Fitness fads throughout the decade
Year after year we have the pleasure of a new fitness craze which dominates gyms and exercise classes all over the world as people are in a constant search for more exciting ways to shed some weight and get fit. For some people, the focus is not just losing weight — a lot of people who are suffering significant pain are looking to relieve said pain as well as relieve their stress levels. But, what are some of the strangest fitness fads that we’ve seen over the past decade?
What on earth is plogging?
This strange fitness fad entered our lives in the beginning of 2018, with a lot of people stating they’ve never looked back since but a lot of people still don’t quite know what plogging is. So, this fad is a Scandinavian based trend that encourages people to pick up litter while out running — improving health and the environment.
‘Plogging’ is a phrase that forms from the word jogging with the Swedish phrase ‘plocka upp’ translating to pick up. The exercise part comes from running with intermittent squatting and lunging so you can pick up rubbish from the ground which could strengthen your joints to relieve some Pain in Knee Joints. It is an effective calorie burner too — fitness app Lifesum estimates that a typical user will burn 288 calories from 30 minutes of plogging.
Social media has taken an active role in this trend with plenty showing images of themselves in running gear carrying plastic bags ready to clear their surroundings of litter. Could we see this trend become widespread sometime soon?
The lowdown on barefoot jogging
2010 provided a fad that saw runners trading in their running shoes for a form of running ‘sock’.
Those who endorse this trend shared that running in trainers or running shoes makes you more likely to gain injury since the shoes encourage running with unnatural form. It’s also said that running barefoot strengthens the tiny muscles found in feet, ankles and legs which can also reduce the risk of injury.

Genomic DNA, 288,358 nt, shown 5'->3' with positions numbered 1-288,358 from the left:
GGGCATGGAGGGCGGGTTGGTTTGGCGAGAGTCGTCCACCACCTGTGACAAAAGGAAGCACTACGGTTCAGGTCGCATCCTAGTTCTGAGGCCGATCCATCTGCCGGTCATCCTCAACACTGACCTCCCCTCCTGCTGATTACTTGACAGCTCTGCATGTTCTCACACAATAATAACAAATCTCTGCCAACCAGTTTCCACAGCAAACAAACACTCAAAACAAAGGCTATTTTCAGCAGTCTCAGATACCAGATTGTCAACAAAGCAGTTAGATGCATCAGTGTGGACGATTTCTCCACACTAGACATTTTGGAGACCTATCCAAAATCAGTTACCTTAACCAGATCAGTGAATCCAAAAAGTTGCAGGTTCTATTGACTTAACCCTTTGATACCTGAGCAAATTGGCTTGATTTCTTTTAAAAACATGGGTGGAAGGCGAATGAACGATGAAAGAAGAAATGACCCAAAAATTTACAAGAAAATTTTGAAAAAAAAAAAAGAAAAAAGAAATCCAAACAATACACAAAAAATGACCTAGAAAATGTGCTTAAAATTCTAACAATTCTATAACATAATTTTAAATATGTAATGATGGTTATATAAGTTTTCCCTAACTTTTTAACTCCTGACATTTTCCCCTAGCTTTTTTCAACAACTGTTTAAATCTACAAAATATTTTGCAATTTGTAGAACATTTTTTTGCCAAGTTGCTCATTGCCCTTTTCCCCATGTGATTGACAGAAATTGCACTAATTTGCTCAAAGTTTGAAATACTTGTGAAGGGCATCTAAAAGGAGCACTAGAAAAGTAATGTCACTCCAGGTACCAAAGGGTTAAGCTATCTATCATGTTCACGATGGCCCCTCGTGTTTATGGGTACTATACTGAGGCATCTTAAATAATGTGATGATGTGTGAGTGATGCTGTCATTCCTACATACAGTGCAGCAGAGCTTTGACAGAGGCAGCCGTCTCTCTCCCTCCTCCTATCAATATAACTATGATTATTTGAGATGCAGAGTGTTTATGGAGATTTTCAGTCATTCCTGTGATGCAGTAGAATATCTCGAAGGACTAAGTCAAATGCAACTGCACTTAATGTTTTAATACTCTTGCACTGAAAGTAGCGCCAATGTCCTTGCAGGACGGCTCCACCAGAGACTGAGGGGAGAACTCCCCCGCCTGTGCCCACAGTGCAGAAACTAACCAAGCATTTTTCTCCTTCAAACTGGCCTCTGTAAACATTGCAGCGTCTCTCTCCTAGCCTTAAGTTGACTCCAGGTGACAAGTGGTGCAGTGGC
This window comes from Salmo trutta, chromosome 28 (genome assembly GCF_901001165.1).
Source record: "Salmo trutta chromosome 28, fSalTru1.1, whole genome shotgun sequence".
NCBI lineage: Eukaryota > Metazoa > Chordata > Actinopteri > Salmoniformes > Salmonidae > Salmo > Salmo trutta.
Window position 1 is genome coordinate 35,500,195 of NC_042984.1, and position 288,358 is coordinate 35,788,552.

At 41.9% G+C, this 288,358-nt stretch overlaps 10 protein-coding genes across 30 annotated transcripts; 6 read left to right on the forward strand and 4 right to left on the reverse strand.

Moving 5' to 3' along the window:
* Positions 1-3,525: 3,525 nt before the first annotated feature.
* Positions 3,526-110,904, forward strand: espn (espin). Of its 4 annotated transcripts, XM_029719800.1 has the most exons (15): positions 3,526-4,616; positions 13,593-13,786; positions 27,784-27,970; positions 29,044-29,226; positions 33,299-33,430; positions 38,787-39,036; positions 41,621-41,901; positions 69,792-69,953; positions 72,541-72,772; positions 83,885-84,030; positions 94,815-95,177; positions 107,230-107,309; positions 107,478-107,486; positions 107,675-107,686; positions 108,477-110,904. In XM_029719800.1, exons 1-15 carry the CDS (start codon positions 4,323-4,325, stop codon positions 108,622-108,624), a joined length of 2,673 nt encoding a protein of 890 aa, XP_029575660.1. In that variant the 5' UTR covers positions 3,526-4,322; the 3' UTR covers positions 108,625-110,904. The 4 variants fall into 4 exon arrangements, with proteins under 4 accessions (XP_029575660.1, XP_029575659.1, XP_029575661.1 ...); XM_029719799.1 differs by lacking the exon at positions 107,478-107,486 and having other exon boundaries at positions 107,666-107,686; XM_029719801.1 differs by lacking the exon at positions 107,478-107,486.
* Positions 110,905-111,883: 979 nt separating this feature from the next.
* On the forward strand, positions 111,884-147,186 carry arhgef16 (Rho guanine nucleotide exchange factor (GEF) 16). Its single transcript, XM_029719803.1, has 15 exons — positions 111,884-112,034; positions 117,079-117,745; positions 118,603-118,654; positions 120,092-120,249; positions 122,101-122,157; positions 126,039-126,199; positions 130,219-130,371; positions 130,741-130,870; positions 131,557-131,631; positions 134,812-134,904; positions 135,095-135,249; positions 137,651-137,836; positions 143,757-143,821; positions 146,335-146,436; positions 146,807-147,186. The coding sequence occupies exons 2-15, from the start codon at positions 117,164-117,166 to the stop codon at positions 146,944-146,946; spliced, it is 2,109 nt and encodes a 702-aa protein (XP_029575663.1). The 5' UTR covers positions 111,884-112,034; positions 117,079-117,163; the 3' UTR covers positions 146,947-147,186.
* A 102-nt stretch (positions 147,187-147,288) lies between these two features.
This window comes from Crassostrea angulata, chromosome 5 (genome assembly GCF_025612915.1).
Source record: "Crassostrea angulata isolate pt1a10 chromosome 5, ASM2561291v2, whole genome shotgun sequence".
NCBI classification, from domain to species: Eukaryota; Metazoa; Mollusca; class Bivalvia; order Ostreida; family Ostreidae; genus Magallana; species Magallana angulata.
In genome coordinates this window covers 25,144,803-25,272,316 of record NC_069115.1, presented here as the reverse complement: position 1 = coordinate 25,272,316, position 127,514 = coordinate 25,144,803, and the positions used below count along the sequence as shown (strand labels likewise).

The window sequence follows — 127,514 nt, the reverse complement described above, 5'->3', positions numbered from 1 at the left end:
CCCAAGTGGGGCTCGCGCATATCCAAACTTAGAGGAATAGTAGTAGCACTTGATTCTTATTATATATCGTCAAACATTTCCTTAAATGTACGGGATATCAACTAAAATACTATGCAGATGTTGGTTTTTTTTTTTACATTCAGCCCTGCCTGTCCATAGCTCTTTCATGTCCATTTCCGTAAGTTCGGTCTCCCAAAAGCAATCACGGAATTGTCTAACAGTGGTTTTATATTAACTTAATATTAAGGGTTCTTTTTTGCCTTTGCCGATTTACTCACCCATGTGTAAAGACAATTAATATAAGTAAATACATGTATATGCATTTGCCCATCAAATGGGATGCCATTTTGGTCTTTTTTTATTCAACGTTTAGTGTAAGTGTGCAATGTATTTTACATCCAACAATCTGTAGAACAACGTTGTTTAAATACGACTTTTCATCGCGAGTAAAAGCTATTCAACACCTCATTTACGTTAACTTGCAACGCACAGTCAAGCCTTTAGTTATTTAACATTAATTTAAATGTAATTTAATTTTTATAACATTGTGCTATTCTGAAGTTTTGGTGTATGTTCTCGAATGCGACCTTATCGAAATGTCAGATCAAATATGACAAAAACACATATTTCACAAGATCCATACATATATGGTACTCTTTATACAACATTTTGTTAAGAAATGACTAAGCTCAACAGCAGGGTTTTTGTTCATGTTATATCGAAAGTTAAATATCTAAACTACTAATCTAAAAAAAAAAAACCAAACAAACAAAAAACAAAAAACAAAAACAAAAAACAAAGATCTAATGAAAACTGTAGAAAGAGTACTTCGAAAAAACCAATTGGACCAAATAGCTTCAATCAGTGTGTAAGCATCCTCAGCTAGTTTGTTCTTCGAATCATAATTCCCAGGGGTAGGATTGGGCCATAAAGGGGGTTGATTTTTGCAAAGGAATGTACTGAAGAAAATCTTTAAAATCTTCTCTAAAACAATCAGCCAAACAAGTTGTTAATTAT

This trend has died down over the past 8 years with only a few still taking part in this exercise. Experts have said that switching to barefoot running without properly transitioning makes you prone to injuries. Only try this one if you’re willing to practise walking barefoot before running.
Workouts in heels
It has ben recognised over the decade that working out in heels can actually provide a lot of benefits to your fitness regime. Research suggests that just walking in high-heels (below three inches) can shape the calves and improve muscle tone and shape.
Through squatting, doing lunges and completing a small weight lifting session while wearing high-heels, you can also improve overall balance. It hasn’t been fully determined whether wearing high-heels for a workout can result in weight loss, but it can help you learn how to walk better in them.
What about Hot barre?
As do a lot of wonderfully strange fitness fad, the trend we now know as ‘hot barre’ first took off in New York and Los Angeles.
The odd trend consists of doing classical ballet moves in while in a room of up to 40 degrees heat which really became popular around 2015. Advocates of the fad say that hot barre encourages you to gain a deeper stretch while helping you release toxins and feel detoxed. Then, as the body has to work hard to cool itself down, you can expect your metabolism to boost and number of burnt calories to increase.
As of recent, ‘hot yoga’ has gained popularity in which classic mindfulness movements are performed in a heated pod — a guaranteed sweat stimulator.
With all these fads being rather bizarre, it’s difficult to predict what could be the top trend on 2019